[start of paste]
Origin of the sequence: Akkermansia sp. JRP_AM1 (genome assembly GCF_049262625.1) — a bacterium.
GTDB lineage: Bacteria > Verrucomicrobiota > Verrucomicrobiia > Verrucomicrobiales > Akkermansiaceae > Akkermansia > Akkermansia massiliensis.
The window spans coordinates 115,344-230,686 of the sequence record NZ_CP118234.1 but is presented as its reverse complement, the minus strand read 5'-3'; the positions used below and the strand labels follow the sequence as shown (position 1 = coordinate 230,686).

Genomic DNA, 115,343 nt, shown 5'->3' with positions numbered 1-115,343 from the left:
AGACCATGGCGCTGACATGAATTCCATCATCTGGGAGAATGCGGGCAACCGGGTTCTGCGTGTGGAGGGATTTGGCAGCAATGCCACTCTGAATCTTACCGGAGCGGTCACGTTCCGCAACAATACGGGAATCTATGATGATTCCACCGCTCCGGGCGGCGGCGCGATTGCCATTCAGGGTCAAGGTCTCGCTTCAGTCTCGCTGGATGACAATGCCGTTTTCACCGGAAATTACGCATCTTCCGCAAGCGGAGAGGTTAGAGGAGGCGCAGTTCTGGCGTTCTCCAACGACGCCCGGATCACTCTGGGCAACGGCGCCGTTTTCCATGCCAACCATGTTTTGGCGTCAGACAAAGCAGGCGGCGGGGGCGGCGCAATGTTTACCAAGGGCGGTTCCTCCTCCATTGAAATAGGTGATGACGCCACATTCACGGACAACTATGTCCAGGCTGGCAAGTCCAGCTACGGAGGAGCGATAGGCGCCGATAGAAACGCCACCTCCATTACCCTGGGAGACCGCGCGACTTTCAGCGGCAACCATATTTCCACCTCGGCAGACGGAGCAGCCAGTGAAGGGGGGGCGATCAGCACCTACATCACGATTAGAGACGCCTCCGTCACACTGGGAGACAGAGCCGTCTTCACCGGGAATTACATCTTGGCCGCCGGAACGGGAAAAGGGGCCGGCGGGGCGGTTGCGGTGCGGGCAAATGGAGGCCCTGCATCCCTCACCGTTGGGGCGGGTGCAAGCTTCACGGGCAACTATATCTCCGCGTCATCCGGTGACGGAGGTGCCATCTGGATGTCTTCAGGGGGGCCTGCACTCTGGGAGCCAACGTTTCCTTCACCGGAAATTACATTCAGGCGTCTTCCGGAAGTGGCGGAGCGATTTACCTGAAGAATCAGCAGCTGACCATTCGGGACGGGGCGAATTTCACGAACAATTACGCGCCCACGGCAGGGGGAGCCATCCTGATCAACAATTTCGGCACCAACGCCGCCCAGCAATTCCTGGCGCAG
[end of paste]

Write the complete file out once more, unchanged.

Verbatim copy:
Origin of the sequence: Akkermansia sp. JRP_AM1 (genome assembly GCF_049262625.1) — a bacterium.
GTDB lineage: Bacteria > Verrucomicrobiota > Verrucomicrobiia > Verrucomicrobiales > Akkermansiaceae > Akkermansia > Akkermansia massiliensis.
The window spans coordinates 115,344-230,686 of the sequence record NZ_CP118234.1 but is presented as its reverse complement, the minus strand read 5'-3'; the positions used below and the strand labels follow the sequence as shown (position 1 = coordinate 230,686).

Genomic DNA, 115,343 nt, shown 5'->3' with positions numbered 1-115,343 from the left:
AGACCATGGCGCTGACATGAATTCCATCATCTGGGAGAATGCGGGCAACCGGGTTCTGCGTGTGGAGGGATTTGGCAGCAATGCCACTCTGAATCTTACCGGAGCGGTCACGTTCCGCAACAATACGGGAATCTATGATGATTCCACCGCTCCGGGCGGCGGCGCGATTGCCATTCAGGGTCAAGGTCTCGCTTCAGTCTCGCTGGATGACAATGCCGTTTTCACCGGAAATTACGCATCTTCCGCAAGCGGAGAGGTTAGAGGAGGCGCAGTTCTGGCGTTCTCCAACGACGCCCGGATCACTCTGGGCAACGGCGCCGTTTTCCATGCCAACCATGTTTTGGCGTCAGACAAAGCAGGCGGCGGGGGCGGCGCAATGTTTACCAAGGGCGGTTCCTCCTCCATTGAAATAGGTGATGACGCCACATTCACGGACAACTATGTCCAGGCTGGCAAGTCCAGCTACGGAGGAGCGATAGGCGCCGATAGAAACGCCACCTCCATTACCCTGGGAGACCGCGCGACTTTCAGCGGCAACCATATTTCCACCTCGGCAGACGGAGCAGCCAGTGAAGGGGGGGCGATCAGCACCTACATCACGATTAGAGACGCCTCCGTCACACTGGGAGACAGAGCCGTCTTCACCGGGAATTACATCTTGGCCGCCGGAACGGGAAAAGGGGCCGGCGGGGCGGTTGCGGTGCGGGCAAATGGAGGCCCTGCATCCCTCACCGTTGGGGCGGGTGCAAGCTTCACGGGCAACTATATCTCCGCGTCATCCGGTGACGGAGGTGCCATCTGGATGTCTTCAGGGGGGCCTGCACTCTGGGAGCCAACGTTTCCTTCACCGGAAATTACATTCAGGCGTCTTCCGGAAGTGGCGGAGCGATTTACCTGAAGAATCAGCAGCTGACCATTCGGGACGGGGCGAATTTCACGAACAATTACGCGCCCACGGCAGGGGGAGCCATCCTGATCAACAATTTCGGCACCAACGCCGCCCAGCAATTCCTGGCGCAG